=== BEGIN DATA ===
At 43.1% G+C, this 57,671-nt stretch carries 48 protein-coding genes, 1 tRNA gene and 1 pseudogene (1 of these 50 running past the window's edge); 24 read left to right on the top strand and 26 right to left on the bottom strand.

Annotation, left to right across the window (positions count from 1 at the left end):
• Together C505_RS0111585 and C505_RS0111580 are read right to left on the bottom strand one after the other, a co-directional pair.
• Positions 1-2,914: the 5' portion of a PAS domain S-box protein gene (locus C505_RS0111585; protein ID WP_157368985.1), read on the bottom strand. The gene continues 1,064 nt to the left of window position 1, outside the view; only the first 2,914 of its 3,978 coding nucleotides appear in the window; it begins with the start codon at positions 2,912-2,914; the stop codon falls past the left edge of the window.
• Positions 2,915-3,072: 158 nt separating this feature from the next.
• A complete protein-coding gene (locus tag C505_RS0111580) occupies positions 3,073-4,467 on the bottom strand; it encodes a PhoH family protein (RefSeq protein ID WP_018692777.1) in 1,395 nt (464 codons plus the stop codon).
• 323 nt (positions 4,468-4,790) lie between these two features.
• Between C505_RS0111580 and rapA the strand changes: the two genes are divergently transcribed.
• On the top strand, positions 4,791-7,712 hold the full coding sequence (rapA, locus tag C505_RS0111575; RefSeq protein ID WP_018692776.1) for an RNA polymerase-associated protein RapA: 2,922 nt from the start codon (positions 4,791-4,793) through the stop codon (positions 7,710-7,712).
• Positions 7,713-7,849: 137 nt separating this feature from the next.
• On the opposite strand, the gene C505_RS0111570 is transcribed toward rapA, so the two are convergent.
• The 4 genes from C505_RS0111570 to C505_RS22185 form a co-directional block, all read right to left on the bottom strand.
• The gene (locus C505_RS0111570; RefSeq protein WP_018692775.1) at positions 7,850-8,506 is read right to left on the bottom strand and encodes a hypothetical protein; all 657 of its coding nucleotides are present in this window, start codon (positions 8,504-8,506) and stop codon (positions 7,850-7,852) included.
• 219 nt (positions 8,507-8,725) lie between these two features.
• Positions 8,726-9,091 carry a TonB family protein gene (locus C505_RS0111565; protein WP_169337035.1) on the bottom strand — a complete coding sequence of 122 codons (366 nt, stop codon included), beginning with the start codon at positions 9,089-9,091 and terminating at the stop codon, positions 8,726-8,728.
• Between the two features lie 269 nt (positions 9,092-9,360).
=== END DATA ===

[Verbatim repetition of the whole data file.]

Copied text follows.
At 43.1% G+C, this 57,671-nt stretch carries 48 protein-coding genes, 1 tRNA gene and 1 pseudogene (1 of these 50 running past the window's edge); 24 read left to right on the top strand and 26 right to left on the bottom strand.

Annotation, left to right across the window (positions count from 1 at the left end):
• Together C505_RS0111585 and C505_RS0111580 are read right to left on the bottom strand one after the other, a co-directional pair.
• Positions 1-2,914: the 5' portion of a PAS domain S-box protein gene (locus C505_RS0111585; protein ID WP_157368985.1), read on the bottom strand. The gene continues 1,064 nt to the left of window position 1, outside the view; only the first 2,914 of its 3,978 coding nucleotides appear in the window; it begins with the start codon at positions 2,912-2,914; the stop codon falls past the left edge of the window.
• Positions 2,915-3,072: 158 nt separating this feature from the next.
• A complete protein-coding gene (locus tag C505_RS0111580) occupies positions 3,073-4,467 on the bottom strand; it encodes a PhoH family protein (RefSeq protein ID WP_018692777.1) in 1,395 nt (464 codons plus the stop codon).
• 323 nt (positions 4,468-4,790) lie between these two features.
• Between C505_RS0111580 and rapA the strand changes: the two genes are divergently transcribed.
• On the top strand, positions 4,791-7,712 hold the full coding sequence (rapA, locus tag C505_RS0111575; RefSeq protein ID WP_018692776.1) for an RNA polymerase-associated protein RapA: 2,922 nt from the start codon (positions 4,791-4,793) through the stop codon (positions 7,710-7,712).
• Positions 7,713-7,849: 137 nt separating this feature from the next.
• On the opposite strand, the gene C505_RS0111570 is transcribed toward rapA, so the two are convergent.
• The 4 genes from C505_RS0111570 to C505_RS22185 form a co-directional block, all read right to left on the bottom strand.
• The gene (locus C505_RS0111570; RefSeq protein WP_018692775.1) at positions 7,850-8,506 is read right to left on the bottom strand and encodes a hypothetical protein; all 657 of its coding nucleotides are present in this window, start codon (positions 8,504-8,506) and stop codon (positions 7,850-7,852) included.
• 219 nt (positions 8,507-8,725) lie between these two features.
• Positions 8,726-9,091 carry a TonB family protein gene (locus C505_RS0111565; protein WP_169337035.1) on the bottom strand — a complete coding sequence of 122 codons (366 nt, stop codon included), beginning with the start codon at positions 9,089-9,091 and terminating at the stop codon, positions 8,726-8,728.
• Between the two features lie 269 nt (positions 9,092-9,360).